Robot With Bimetal Feet Can Walk in a Frying Pan Forever

With no sensors, motors, or actuators, hot feet are all this robot needs to walk

2 min read
Robot With Bimetal Feet Can Walk in a Frying Pan Forever

A bimetal consists of two different kinds of metal stuck together. Bimetals are different than alloys, where the two metals are blended; in a bimetal, the two metals are just layered on top of each other. The reason to do this is to take advantage of the different characteristics of different metals when they’re heated: they expand at different rates, causing your piece of bimetal to deform until it cools off again. Essentially, a bimetal is a way to convert heat directly into mechanical energy, and researchers at the University of Tokyo have come up with a way to leverage this to get a robot to walk. The robot has no sensors and no actuators, and as long as it’s got a hot surface to walk on, it can keep going pretty much forever.

The trick to this is a combination of two things. First, Thermobot’s feet are heavily weighted at the backs, meaning that when the bimetal on one foot deforms and the robot rocks sideways, the foot swings forward. At the same time, the weights on Thermobot’s legs control the distance that the robot tips laterally. If everything is calibrated properly, Thermobot will tip back onto the swinging foot when it’s ahead of the body, and the robot has taken a step.


It’s important to note that this technique won’t work in an environment that’s hot overall: the surface has to be significantly hotter (50 degrees Celsius, ideally) than the rest of the environment in order to give the bimetal a chance to cool, so the cycle can repeat itself. In this particular case, Thermobot is walking on a hot plate that’s 170 degrees C in a 26 degree room. However, it doesn’t matter that much what the absolute temperatures are, just that there’s a significant relative difference between them, meaning that Thermobot is quite happy to walk in 300 degrees C temperatures as long as the surface is hotter than ambient.

This is certainly one of the more novel walking techniques we’ve ever seen, especially since it’s completely passive, able to walk on a level surface by harvesting heat. We have to admit, though, that no practical applications immediately leap to mind. The researchers say that they’re working on combinations of metals that will allow Thermobot to operate at much lower temperatures, perhaps even safe temperatures, and that it might make for a pretty cool toy. They’re also going to be working on “other locomotion mechanisms that can be realized using the self-oscillation of bimetal sheets,” meaning that we could see more creative robots making use of this tech in the near future.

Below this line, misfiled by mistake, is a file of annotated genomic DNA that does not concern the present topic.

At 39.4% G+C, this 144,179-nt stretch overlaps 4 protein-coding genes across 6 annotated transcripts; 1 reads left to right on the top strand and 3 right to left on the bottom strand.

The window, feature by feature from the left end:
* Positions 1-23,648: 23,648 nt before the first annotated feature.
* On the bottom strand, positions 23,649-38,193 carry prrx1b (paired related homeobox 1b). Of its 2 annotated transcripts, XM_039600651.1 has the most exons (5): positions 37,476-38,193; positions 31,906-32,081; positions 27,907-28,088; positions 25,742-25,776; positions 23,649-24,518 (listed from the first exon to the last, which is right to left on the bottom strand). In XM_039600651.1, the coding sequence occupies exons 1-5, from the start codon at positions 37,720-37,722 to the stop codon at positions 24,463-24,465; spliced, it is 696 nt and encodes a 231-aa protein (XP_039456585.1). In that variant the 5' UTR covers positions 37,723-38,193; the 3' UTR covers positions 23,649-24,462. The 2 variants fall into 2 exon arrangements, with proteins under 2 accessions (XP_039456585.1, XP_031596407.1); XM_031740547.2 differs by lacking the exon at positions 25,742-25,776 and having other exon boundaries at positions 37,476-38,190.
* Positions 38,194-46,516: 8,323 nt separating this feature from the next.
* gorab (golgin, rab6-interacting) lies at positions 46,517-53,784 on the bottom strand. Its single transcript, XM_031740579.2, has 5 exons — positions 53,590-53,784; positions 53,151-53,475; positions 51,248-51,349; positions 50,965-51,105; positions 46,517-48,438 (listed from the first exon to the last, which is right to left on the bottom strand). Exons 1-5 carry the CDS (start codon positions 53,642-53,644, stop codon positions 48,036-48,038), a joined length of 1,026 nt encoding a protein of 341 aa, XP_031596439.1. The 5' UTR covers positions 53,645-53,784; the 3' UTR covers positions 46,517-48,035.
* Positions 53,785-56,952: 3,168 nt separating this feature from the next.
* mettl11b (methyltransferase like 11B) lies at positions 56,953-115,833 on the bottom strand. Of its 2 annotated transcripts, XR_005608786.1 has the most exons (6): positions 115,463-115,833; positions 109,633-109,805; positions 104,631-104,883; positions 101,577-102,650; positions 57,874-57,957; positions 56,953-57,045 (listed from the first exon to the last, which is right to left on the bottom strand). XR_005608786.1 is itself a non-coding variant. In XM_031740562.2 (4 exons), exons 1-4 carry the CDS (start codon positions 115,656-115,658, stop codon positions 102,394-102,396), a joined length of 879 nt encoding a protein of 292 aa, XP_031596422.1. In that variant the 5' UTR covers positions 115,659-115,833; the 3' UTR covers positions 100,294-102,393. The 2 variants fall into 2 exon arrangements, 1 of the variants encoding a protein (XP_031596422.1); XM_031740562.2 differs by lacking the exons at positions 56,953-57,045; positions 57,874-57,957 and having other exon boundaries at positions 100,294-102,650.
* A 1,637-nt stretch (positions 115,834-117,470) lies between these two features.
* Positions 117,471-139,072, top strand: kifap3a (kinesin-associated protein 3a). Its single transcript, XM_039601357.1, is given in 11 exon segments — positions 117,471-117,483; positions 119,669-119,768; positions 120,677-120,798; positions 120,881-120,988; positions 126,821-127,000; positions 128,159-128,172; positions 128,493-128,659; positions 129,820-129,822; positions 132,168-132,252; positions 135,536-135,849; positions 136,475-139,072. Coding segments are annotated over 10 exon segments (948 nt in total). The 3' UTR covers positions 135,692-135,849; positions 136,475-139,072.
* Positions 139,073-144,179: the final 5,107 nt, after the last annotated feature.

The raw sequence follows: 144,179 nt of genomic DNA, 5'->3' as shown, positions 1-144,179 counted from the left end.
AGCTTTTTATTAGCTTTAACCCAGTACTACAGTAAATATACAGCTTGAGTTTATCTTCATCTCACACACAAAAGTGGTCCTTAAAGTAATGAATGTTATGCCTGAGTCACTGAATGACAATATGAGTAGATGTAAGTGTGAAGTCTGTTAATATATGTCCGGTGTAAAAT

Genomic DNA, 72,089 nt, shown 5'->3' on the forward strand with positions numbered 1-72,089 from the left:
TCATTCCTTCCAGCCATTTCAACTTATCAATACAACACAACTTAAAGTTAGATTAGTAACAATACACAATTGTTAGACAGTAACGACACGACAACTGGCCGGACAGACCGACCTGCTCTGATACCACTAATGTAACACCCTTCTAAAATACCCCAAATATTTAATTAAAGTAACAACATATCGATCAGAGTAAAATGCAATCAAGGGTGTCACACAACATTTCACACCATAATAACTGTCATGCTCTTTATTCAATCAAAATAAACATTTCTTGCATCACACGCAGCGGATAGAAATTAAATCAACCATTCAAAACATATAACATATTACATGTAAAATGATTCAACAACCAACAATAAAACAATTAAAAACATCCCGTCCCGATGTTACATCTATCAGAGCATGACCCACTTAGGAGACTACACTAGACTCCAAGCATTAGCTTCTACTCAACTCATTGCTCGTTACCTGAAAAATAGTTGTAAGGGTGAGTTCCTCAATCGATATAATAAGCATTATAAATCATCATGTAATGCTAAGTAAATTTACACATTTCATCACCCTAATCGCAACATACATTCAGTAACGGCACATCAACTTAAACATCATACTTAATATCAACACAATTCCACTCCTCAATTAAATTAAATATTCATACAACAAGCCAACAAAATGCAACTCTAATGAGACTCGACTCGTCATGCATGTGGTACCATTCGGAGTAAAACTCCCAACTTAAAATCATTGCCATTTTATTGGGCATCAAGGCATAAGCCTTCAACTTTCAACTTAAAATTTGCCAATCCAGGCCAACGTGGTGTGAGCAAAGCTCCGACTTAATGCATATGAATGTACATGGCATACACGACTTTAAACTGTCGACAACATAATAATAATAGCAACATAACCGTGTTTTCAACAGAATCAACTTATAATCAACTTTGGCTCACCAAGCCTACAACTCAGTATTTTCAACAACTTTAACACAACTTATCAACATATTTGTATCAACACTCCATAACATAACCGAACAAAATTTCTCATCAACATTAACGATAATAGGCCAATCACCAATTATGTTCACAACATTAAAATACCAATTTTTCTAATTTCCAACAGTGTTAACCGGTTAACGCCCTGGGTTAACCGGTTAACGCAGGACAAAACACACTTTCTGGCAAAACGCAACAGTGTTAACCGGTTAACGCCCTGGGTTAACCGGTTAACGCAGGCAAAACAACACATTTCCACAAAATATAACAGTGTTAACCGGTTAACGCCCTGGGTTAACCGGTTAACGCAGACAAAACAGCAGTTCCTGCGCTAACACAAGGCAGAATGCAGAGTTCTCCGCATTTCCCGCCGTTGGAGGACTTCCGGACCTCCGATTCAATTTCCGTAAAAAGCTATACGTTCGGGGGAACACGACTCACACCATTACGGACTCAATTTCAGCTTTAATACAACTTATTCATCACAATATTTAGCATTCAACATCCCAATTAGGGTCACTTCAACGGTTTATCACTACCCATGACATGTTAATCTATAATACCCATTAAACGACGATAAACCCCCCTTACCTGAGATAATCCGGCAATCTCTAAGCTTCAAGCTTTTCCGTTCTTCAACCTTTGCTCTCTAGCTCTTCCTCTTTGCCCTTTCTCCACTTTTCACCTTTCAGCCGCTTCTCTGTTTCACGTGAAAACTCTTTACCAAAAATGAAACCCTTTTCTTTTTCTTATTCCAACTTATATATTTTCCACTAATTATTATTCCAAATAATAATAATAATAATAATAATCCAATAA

“Thermobot: A Bipedal Walker Driven by Constant Heating,” by Takeru Nemoto and Akio Yamamoto from The University of Tokyo, was presented this week at IROS 2015 in Hamburg, Germany.

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Robot with threads near a fallen branch

RoMan, the Army Research Laboratory's robotic manipulator, considers the best way to grasp and move a tree branch at the Adelphi Laboratory Center, in Maryland.

Evan Ackerman

This article is part of our special report on AI, “The Great AI Reckoning.

"I should probably not be standing this close," I think to myself, as the robot slowly approaches a large tree branch on the floor in front of me. It's not the size of the branch that makes me nervous—it's that the robot is operating autonomously, and that while I know what it's supposed to do, I'm not entirely sure what it will do. If everything works the way the roboticists at the U.S. Army Research Laboratory (ARL) in Adelphi, Md., expect, the robot will identify the branch, grasp it, and drag it out of the way. These folks know what they're doing, but I've spent enough time around robots that I take a small step backwards anyway.

The robot, named RoMan, for Robotic Manipulator, is about the size of a large lawn mower, with a tracked base that helps it handle most kinds of terrain. At the front, it has a squat torso equipped with cameras and depth sensors, as well as a pair of arms that were harvested from a prototype disaster-response robot originally developed at NASA's Jet Propulsion Laboratory for a DARPA robotics competition. RoMan's job today is roadway clearing, a multistep task that ARL wants the robot to complete as autonomously as possible. Instead of instructing the robot to grasp specific objects in specific ways and move them to specific places, the operators tell RoMan to "go clear a path." It's then up to the robot to make all the decisions necessary to achieve that objective.

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